Tuesday, July 31, 2012

HUMAN SKIN

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SKIN

Skin is outer body covering of an animal. The term skin is commonly used to describe the body covering of any animal but technically refers only to the body covering of vertebrates (animals that have a backbone). The skin has the same basic structure in all vertebrates, including fish, reptiles, birds, and humans and other mammals. This article focuses primarily on human skin.
The skin is essential to a person’s survival. It forms a barrier that helps prevent harmful micro organisms and chemicals from entering the body, and it also prevents the loss of life-sustaining body fluids. It protects the vital structures inside the body from injury and from the potentially damaging ultraviolet rays of the sun. The skin also helps regulate body temperature, excretes some waste products, and is an important sensory organ. It contains various types of specialized nerve cells responsible for the sense of touch.
The skin is the body’s largest organ—that of an average adult male weighs 4.5 to 5 kg (10 to 11 lb) and measures about 2 sq m (22 sq ft) in area. It covers the surface of the body at a thickness of just 1.4 to 4.0 mm (0.06 to 0.16 in). The skin is thickest on areas of the body that regularly rub against objects, such as the palms of the hands and the soles of the feet. Both delicate and resilient, the skin constantly renews itself and has a remarkable ability to repair itself after injury.
STRUCTURE OF SKIN
The skin is made up of two layers, the epidermis and the dermis. The epidermis, the upper or outer layer of the skin, is a tough, waterproof, protective layer. The dermis, or inner layer, is thicker than the epidermis and gives the skin its strength and elasticity. The two layers of the skin are anchored to one another by a thin but complex layer of tissue, known as the basement membrane. This tissue is composed of a series of elaborately interconnecting molecules that act as ropes and grappling hooks to hold the skin together. Below the dermis is the subcutaneous layer, a layer of tissue composed of protein fibers and adipose tissue (fat). Although not part of the skin itself, the subcutaneous layer contains glands and other skin structures, as well as sensory receptors involved in the sense of touch.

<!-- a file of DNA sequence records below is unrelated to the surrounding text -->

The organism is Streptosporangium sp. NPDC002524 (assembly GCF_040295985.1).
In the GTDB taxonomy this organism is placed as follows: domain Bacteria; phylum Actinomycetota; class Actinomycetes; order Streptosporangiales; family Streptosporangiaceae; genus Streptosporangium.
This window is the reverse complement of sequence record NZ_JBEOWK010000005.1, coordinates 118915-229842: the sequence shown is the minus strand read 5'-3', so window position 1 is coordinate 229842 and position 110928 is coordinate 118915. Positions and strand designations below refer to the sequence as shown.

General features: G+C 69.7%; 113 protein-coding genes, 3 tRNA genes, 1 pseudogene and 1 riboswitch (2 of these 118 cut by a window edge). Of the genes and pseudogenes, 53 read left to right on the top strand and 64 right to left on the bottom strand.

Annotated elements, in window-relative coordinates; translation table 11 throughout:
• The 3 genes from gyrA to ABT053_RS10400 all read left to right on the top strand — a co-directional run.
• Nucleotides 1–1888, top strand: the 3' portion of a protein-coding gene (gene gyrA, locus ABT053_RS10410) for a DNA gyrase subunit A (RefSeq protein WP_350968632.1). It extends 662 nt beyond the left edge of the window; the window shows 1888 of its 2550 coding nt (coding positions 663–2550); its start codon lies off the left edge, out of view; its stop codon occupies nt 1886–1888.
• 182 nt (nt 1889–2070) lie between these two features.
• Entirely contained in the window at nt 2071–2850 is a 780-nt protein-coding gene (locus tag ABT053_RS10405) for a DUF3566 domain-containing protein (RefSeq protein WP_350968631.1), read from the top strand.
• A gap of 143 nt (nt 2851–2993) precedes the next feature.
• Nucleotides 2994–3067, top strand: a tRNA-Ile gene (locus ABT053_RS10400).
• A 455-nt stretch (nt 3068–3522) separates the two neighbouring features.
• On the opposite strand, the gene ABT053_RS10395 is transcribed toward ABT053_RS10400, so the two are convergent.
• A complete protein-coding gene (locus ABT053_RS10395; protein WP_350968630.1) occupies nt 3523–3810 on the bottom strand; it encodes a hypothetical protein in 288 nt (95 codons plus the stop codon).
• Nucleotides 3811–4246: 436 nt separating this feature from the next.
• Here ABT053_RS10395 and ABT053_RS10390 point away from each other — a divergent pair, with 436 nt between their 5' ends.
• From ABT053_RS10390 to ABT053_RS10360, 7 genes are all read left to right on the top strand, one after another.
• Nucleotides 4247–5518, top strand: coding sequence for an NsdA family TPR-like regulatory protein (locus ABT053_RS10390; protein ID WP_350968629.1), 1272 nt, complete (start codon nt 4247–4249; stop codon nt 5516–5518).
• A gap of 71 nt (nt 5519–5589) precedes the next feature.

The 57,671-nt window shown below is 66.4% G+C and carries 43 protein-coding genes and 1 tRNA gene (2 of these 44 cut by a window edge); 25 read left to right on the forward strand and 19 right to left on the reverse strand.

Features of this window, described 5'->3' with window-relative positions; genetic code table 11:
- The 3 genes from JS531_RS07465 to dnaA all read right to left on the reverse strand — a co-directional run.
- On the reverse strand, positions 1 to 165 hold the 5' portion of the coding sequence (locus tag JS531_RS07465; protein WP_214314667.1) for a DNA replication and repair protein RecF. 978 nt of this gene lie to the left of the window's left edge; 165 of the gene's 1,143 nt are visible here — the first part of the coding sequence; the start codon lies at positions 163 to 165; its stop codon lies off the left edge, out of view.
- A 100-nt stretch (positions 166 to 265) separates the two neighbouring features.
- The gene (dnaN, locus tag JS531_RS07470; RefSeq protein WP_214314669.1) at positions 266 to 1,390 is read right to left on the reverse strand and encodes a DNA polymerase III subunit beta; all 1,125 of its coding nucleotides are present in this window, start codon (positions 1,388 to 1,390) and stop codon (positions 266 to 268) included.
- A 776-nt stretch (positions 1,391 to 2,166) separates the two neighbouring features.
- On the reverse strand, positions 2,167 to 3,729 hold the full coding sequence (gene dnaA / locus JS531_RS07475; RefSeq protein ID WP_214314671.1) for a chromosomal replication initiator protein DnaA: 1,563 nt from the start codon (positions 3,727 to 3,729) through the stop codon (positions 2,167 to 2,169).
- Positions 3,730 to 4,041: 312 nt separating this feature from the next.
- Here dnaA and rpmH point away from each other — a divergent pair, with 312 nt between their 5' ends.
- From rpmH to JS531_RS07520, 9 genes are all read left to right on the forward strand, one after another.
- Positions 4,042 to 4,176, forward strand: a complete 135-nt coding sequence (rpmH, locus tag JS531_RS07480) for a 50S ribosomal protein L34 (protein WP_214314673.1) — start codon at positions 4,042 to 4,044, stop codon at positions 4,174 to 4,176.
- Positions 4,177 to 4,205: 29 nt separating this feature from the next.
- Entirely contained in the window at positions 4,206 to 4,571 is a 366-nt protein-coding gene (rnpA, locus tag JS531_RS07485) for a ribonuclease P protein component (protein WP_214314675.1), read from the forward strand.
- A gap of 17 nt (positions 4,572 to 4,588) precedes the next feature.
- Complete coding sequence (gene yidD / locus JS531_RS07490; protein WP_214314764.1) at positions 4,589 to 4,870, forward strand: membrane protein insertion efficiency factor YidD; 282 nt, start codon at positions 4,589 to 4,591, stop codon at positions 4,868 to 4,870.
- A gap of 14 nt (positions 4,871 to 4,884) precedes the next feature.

HAIR
Hair is a distinguishing characteristic of mammals, a group of vertebrates that includes humans. A thick coat of body hair known as fur protects many mammals from the cold and from the sun’s ultraviolet rays. In humans, a species whose body hair is relatively sparse, this protective function is probably minimal, limited chiefly to the hair on the scalp.





NAILS
Nails on the fingers and toes are made of hard, keratin-filled epidermal cells. They protect the ends of the digits from injury, help us grasp small objects, and enable us to scratch. The part of the nail that is visible is called the nail body, and the portion of the nail body that extends past the end of the digit is called the free edge. Most of the nail body appears pink because of blood flowing in the tissue underneath, but at the base of the body is a pale, semicircular area called the lunula. This area appears white due to an underlying thick layer of epidermis that does not contain blood vessels. The part of the nail that is buried under the skin is called the root. Nails grow as epidermal cells below the nail root and transform into hard nail cells that accumulate at the base of the nail, pushing the rest of the nail forward. Fingernails typically grow 1 mm (0.04 in) per week. Toenails generally grow more slowly.




GLANDS
An adult human has between 1.6 million and 4 million glands, or sweat glands. Most are of a type known as sweat glands, which are found almost all over the surface of the body and are most numerous on the palms and soles. Sweat glands begin deep in the dermis and connect to the surface of the skin by a coiled duct. Cells at the base of the gland secrete sweat, a mixture of water, salt, and small amounts of metabolic waste products. As the sweat moves along the duct, much of the salt is reabsorbed, preventing excessive loss of this vital substance. When sweat reaches the outer surface of the skin, it evaporates, helping to cool the body in hot environments or during physical exertion. In addition, nerve fibers that encircle the sweat glands stimulate the glands in response to fear, excitement, or anxiety. The sweat glands can secrete up to 10 liters (2.6 gallons) of fluid per day, far more than any other type of gland in the body.


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